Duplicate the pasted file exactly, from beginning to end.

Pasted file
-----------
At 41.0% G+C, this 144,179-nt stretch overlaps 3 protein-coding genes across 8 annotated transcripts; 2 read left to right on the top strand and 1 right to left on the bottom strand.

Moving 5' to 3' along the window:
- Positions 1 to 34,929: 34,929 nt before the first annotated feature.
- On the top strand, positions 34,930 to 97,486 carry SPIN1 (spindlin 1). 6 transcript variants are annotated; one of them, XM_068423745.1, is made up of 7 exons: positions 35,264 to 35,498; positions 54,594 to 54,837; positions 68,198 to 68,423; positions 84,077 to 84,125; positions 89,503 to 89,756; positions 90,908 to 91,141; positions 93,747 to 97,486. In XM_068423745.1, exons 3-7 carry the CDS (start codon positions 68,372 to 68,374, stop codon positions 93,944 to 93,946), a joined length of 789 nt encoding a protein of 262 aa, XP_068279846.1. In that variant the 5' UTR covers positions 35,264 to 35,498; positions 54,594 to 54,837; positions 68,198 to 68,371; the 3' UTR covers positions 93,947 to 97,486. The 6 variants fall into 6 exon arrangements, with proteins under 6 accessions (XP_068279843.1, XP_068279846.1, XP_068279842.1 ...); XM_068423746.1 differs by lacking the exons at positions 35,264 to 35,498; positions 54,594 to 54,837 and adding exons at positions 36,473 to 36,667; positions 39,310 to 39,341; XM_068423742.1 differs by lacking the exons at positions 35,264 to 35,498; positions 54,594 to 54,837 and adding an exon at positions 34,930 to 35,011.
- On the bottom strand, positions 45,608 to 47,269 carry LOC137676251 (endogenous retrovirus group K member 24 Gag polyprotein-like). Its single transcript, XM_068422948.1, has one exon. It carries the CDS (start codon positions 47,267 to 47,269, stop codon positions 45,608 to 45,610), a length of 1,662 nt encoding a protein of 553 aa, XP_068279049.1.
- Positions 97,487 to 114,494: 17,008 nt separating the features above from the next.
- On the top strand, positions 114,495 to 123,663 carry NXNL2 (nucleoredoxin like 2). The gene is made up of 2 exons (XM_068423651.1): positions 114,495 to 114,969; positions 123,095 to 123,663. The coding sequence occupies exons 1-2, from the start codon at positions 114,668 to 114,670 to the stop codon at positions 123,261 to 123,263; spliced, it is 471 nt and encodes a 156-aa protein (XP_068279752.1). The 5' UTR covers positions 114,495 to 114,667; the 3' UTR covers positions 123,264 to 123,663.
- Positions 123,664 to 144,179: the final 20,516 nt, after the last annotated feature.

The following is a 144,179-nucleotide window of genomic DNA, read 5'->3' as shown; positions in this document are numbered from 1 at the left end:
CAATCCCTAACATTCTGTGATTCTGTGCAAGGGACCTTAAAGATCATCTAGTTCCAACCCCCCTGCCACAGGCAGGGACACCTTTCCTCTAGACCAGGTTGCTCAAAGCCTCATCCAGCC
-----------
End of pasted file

At 41.0% G+C, this 144,179-nt stretch overlaps 3 protein-coding genes across 8 annotated transcripts; 2 read left to right on the top strand and 1 right to left on the bottom strand.

Moving 5' to 3' along the window:
- Positions 1 to 34,929: 34,929 nt before the first annotated feature.
- On the top strand, positions 34,930 to 97,486 carry SPIN1 (spindlin 1). 6 transcript variants are annotated; one of them, XM_068423745.1, is made up of 7 exons: positions 35,264 to 35,498; positions 54,594 to 54,837; positions 68,198 to 68,423; positions 84,077 to 84,125; positions 89,503 to 89,756; positions 90,908 to 91,141; positions 93,747 to 97,486. In XM_068423745.1, exons 3-7 carry the CDS (start codon positions 68,372 to 68,374, stop codon positions 93,944 to 93,946), a joined length of 789 nt encoding a protein of 262 aa, XP_068279846.1. In that variant the 5' UTR covers positions 35,264 to 35,498; positions 54,594 to 54,837; positions 68,198 to 68,371; the 3' UTR covers positions 93,947 to 97,486. The 6 variants fall into 6 exon arrangements, with proteins under 6 accessions (XP_068279843.1, XP_068279846.1, XP_068279842.1 ...); XM_068423746.1 differs by lacking the exons at positions 35,264 to 35,498; positions 54,594 to 54,837 and adding exons at positions 36,473 to 36,667; positions 39,310 to 39,341; XM_068423742.1 differs by lacking the exons at positions 35,264 to 35,498; positions 54,594 to 54,837 and adding an exon at positions 34,930 to 35,011.
- On the bottom strand, positions 45,608 to 47,269 carry LOC137676251 (endogenous retrovirus group K member 24 Gag polyprotein-like). Its single transcript, XM_068422948.1, has one exon. It carries the CDS (start codon positions 47,267 to 47,269, stop codon positions 45,608 to 45,610), a length of 1,662 nt encoding a protein of 553 aa, XP_068279049.1.
- Positions 97,487 to 114,494: 17,008 nt separating the features above from the next.
- On the top strand, positions 114,495 to 123,663 carry NXNL2 (nucleoredoxin like 2). The gene is made up of 2 exons (XM_068423651.1): positions 114,495 to 114,969; positions 123,095 to 123,663. The coding sequence occupies exons 1-2, from the start codon at positions 114,668 to 114,670 to the stop codon at positions 123,261 to 123,263; spliced, it is 471 nt and encodes a 156-aa protein (XP_068279752.1). The 5' UTR covers positions 114,495 to 114,667; the 3' UTR covers positions 123,264 to 123,663.
- Positions 123,664 to 144,179: the final 20,516 nt, after the last annotated feature.

The following is a 144,179-nucleotide window of genomic DNA, read 5'->3' as shown; positions in this document are numbered from 1 at the left end:
CAATCCCTAACATTCTGTGATTCTGTGCAAGGGACCTTAAAGATCATCTAGTTCCAACCCCCCTGCCACAGGCAGGGACACCTTTCCTCTAGACCAGGTTGCTCAAAGCCTCATCCAGCC